I think that was a huge milestone because I think at that point they viewed… What they were doing before is they were looking at all their competitions, seeing what they were doing versus just creating the best and that really transformed their perspective in terms of what apparel could mean and that was a huge milestone definitely for me, but also transformative for the apparel division at Nike. One of the things that I really worked on there was also transforming… There’s a thing in the fashion industry called a block and a block is your basic garment, it’s your basic fit, so how the arm hole hangs, how the neck hangs, how the shoulders hang, all those things, and I went through all of the blocks that Nike had in their apparel division and tried to transform and improve them so that we could have the best cut in the industry.
Eventually it happened, it took a while and I think… Again, one of the things I had learned how to do was also anticipate because as a designer at Nike, I had to work two years out so I had to create a collection and try to anticipate what customers were looking for two years out. That really sharpened my ability to spot trends that potentially would develop in the future and that also has been a huge help and support in my career.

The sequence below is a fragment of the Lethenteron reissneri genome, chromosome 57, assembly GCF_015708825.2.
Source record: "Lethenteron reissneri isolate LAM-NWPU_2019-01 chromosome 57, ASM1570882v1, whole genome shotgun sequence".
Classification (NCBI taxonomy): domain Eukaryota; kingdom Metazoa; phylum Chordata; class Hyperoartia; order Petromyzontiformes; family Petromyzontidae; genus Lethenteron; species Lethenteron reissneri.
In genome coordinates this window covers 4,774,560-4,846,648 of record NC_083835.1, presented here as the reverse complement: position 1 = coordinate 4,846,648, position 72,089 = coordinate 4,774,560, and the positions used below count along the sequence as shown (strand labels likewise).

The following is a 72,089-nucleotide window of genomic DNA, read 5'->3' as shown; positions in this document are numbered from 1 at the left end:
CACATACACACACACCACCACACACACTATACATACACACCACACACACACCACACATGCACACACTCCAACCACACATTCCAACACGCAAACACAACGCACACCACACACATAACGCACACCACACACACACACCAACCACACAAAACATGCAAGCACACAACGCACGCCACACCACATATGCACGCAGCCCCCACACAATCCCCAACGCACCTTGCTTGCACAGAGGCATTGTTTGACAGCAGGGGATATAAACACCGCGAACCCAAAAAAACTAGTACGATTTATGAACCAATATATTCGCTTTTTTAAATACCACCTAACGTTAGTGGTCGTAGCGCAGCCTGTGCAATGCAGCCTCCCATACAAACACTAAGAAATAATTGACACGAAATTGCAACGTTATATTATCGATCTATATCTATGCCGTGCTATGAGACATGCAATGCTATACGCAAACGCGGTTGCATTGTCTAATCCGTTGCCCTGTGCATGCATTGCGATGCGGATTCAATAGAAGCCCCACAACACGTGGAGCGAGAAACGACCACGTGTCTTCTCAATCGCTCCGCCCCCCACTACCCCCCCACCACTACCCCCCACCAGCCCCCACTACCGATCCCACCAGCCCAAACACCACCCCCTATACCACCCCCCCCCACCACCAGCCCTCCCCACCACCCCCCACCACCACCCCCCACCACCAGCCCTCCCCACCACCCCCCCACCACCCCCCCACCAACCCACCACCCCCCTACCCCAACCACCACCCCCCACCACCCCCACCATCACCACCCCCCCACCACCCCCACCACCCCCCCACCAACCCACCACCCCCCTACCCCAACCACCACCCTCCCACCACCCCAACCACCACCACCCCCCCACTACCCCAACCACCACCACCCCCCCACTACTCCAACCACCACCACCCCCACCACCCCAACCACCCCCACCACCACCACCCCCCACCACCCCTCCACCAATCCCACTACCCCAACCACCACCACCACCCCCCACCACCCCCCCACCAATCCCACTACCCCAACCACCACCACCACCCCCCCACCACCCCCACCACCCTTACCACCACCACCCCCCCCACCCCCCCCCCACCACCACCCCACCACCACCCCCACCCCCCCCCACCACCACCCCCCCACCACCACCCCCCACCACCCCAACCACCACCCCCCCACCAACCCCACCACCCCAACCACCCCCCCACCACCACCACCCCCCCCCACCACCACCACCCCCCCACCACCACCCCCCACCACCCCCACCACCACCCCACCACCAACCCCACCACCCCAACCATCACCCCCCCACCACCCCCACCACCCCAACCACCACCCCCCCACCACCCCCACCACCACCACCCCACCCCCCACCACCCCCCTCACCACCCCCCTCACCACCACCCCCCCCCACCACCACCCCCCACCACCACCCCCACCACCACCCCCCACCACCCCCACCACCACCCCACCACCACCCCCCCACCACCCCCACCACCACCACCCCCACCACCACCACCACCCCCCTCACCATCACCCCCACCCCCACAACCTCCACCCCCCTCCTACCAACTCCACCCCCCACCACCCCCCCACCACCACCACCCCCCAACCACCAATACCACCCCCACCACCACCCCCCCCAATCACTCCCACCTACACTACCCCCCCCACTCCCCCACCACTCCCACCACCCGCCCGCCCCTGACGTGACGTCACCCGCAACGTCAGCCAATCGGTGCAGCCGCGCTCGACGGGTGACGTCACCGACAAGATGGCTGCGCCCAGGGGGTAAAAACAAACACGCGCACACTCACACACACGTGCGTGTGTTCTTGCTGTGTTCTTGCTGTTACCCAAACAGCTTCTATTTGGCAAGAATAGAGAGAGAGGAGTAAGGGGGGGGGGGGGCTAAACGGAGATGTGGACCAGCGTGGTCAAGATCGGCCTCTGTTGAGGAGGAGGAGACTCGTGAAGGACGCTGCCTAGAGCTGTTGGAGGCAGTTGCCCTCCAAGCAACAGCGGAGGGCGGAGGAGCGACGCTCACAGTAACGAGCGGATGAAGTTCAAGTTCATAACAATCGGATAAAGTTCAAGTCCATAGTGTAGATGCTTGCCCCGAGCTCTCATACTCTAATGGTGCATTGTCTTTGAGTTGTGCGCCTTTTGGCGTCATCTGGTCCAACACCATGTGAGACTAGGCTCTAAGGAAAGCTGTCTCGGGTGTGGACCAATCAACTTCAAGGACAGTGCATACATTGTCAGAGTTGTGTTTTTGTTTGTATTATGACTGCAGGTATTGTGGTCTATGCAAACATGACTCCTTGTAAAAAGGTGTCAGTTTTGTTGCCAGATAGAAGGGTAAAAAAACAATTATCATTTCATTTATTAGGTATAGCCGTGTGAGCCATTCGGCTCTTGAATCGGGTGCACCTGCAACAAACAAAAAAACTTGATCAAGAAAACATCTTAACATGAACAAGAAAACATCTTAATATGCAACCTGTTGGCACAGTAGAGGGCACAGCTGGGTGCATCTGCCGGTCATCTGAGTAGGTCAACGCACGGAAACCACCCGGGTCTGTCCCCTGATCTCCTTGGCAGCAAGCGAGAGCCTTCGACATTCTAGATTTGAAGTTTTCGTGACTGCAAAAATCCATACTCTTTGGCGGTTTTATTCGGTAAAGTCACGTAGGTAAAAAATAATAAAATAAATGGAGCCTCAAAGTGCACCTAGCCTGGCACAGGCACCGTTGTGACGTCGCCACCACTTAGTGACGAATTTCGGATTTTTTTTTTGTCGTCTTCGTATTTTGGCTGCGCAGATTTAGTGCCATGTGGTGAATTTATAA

SSR: Right. Well, it seems like such a simple idea, right, just make the best that you can, but just flipping that switch, I mean, must have just elevated what Nike was. I mean, and you were there in the ’90s when they were just growing tremendously.
GG: Well yeah, you would think so, but see, they really… The fashion word was the F word at Nike, so you couldn’t bring it up and they didn’t want to look at fashion brands. You couldn’t talk about them and it’s like, “Guys, but those are the best garments, not the athletic brands.” At the time, the athletic brands were really schleppy polyester, really quick and cheap, there was no care or there was no design involved in actually cutting the garment to the body and actually cutting the garment to the activity, like how can you improve the cut of garments so that the athlete could perform better in it and that was a huge breakthrough.
SSR: Yeah, so cool. Why did you decide to leave Nike?